Milngavie fire: Rebecca Williams's condition 'improving'
The condition of a woman seriously injured in the fire which killed her boyfriend has improved, the NHS has confirmed.
Rebecca Williams, known as Bex, was initially in a critical condition when she was taken to hospital after the deliberate New Year's Day fire.
Cameron Logan, 23, died in the blaze at his home in Milngavie, East Dunbartonshire.
Police are treating the case as murder and attempted murder.
Mr Logan's parents were treated for smoke inhalation after the fire, but have since been released from hospital.
Ms Williams, a 24-year-old journalist at Global Radio, is being treated in hospital in Glasgow.
On Friday, her father Phillip Williams posted on Facebook that his daughter was "fighting hard".
Her condition later went from critical to "serious but stable" and NHS Greater Glasgow and Clyde confirmed on Sunday that Ms Williams was continuing to improve.
A spokeswoman for the health board said: "Her condition has improved again from yesterday [Saturday]."
The news comes as police stopped and spoke to people near the scene in Achray Place exactly a week after the fire.
Officers spoke to 45 motorists and 10 pedestrians between 06:30 and 08:30 on 8 January.
Police Scotland has urged dog walkers and joggers who were in the area at the time to come forward.
Det Ch Insp Paul Livingstone said Sunday morning's operation had been "very positive".
"We will now assess any new information that could potentially assist with the investigation and help us catch the person responsible for this despicable crime," he said.
"Somebody deliberately set this fire, killing a young man and seriously injuring a young woman, and that person will have had to make their way from the scene in the immediate aftermath.
"If you were in the area around the time of the fire and have not spoken to police, please come forward."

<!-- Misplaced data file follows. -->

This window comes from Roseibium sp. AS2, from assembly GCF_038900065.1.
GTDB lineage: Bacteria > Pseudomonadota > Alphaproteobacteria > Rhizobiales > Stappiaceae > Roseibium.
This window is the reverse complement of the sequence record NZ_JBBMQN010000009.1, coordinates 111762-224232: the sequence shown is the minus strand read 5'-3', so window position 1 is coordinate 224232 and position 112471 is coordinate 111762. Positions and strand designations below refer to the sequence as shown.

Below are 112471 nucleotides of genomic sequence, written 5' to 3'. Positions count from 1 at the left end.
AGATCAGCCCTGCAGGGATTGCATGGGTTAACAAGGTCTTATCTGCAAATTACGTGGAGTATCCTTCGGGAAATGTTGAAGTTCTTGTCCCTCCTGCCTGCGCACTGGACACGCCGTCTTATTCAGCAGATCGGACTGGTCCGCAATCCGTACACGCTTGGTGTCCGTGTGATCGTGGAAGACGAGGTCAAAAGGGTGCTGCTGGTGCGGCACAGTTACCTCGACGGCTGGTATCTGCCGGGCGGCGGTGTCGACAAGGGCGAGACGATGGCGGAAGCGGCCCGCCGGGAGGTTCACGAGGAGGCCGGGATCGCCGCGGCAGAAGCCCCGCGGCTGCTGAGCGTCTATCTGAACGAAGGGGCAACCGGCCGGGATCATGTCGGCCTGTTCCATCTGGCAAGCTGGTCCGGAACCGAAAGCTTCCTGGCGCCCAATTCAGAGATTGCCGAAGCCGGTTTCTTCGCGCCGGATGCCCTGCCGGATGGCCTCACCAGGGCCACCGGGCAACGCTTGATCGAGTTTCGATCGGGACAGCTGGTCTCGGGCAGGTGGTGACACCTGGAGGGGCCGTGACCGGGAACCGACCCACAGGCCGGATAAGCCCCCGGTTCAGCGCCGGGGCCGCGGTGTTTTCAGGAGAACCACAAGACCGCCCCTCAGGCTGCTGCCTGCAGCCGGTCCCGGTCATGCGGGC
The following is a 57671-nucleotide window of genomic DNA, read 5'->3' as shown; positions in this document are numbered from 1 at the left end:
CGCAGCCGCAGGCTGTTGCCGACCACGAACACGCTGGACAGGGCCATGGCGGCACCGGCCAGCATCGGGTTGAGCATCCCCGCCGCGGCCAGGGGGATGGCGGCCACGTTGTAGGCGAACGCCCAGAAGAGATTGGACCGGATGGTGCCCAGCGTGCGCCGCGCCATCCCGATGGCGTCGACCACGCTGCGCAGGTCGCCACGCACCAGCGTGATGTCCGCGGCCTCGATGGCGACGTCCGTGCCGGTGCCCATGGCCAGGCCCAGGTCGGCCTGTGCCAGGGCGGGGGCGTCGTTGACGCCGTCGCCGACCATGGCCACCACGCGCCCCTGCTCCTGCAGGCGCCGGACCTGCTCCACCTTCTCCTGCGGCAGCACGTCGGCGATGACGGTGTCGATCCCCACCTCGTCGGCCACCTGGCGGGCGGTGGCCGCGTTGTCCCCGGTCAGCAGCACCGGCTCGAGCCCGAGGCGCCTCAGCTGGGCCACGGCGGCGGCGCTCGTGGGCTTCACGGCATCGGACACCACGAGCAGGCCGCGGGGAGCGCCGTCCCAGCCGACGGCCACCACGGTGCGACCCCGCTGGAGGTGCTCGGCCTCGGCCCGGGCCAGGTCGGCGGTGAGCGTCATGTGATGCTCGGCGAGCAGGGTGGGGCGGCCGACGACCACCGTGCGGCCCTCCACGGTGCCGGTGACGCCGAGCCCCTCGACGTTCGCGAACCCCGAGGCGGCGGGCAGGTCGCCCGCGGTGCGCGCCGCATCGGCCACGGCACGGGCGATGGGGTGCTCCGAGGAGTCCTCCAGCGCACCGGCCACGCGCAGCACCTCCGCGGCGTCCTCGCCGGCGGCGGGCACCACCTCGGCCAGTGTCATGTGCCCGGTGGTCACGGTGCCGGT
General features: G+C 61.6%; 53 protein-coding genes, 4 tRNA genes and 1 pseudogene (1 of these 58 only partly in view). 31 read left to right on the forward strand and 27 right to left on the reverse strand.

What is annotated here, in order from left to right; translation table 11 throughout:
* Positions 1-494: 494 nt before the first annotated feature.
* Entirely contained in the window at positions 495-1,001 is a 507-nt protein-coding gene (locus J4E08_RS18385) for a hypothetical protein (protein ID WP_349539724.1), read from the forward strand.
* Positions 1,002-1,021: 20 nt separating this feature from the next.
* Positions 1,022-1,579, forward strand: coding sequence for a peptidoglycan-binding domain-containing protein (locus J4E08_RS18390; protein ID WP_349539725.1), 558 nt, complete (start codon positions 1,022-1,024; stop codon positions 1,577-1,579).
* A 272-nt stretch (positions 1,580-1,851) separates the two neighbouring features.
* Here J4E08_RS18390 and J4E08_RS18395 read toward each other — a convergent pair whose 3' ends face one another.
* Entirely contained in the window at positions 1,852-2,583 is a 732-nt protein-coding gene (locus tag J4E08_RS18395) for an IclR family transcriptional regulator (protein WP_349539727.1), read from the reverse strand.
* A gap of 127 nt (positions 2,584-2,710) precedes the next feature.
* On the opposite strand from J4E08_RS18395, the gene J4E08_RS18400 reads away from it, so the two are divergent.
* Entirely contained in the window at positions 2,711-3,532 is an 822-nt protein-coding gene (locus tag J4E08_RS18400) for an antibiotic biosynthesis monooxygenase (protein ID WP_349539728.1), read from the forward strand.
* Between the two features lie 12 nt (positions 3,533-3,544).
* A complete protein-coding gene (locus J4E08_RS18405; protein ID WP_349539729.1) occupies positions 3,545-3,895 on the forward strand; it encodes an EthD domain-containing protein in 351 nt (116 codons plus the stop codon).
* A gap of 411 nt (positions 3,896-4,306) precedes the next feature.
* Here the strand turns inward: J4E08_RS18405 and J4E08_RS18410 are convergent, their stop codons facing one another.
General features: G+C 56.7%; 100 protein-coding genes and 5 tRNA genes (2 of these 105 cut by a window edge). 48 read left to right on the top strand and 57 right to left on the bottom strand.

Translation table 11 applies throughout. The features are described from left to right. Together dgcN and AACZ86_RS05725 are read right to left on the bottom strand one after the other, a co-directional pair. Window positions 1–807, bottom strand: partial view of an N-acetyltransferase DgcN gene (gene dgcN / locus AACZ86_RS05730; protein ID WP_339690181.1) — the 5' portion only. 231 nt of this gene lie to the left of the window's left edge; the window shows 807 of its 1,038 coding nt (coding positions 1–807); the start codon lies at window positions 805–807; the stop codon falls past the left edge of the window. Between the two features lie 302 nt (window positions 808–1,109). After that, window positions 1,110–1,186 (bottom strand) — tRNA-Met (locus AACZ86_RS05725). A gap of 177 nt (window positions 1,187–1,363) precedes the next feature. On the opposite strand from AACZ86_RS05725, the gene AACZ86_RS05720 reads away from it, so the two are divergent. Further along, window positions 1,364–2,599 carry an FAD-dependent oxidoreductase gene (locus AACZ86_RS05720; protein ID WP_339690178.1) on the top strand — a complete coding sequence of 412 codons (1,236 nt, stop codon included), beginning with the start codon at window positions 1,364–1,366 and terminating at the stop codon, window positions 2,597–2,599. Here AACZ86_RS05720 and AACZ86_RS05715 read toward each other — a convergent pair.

From BBC Scotland's Huw Williams at the scene
There are more people out and about at seven in the morning than you'd think.
Two private hire cars draw up on Achray Place.
And a group of three young men - perhaps walking home after a night out, or perhaps setting off for the day - walk past the Logan family home, still swathed in tarpaulins.
At the shops on nearby Craigton Road, there were a stream of cars and vans.
Everyone stopped, and the drivers were spoken to.
There are people walking their dogs, and out for a run. Uniformed officers and detectives talk to them, too.
Who are they, and why are they here?
Were they in the area a week ago, at the time the fire was started deliberately?
Did they see anything or anyone, or notice some detail which seems tiny but helps detectives build a complete picture of what was going on at the time the fire was deliberately started?
If often strikes me that detectives on a big inquiry like this must gather vast amounts of information which is fascinating, but ultimately irrelevant to the case.
The reason they do it, of course, is the hope that in amongst all the dross will be some crucial sighting or insight which helps brings the killer or killers to justice.
Det Ch Insp Livingstone said police were still hoping to trace a number of people who were either seen in the area on New Year's Day or were captured on CCTV - including a man and woman who jogging together on Craigton road at about 08:10.
He added: "We are also still looking to speak to a man seen in the Craigton Wood area around the time of the fire walking a brown 'pitbull' type dog, as well as another man walking along Craigton Road onto the West Highland Way with two Springer Spaniels.
"There is no suggestion that any of these people seen in the area around the time of the incident are responsible for the fire, but they could be potential witnesses and it is absolutely vital that we speak to them all as part of our ongoing inquiries."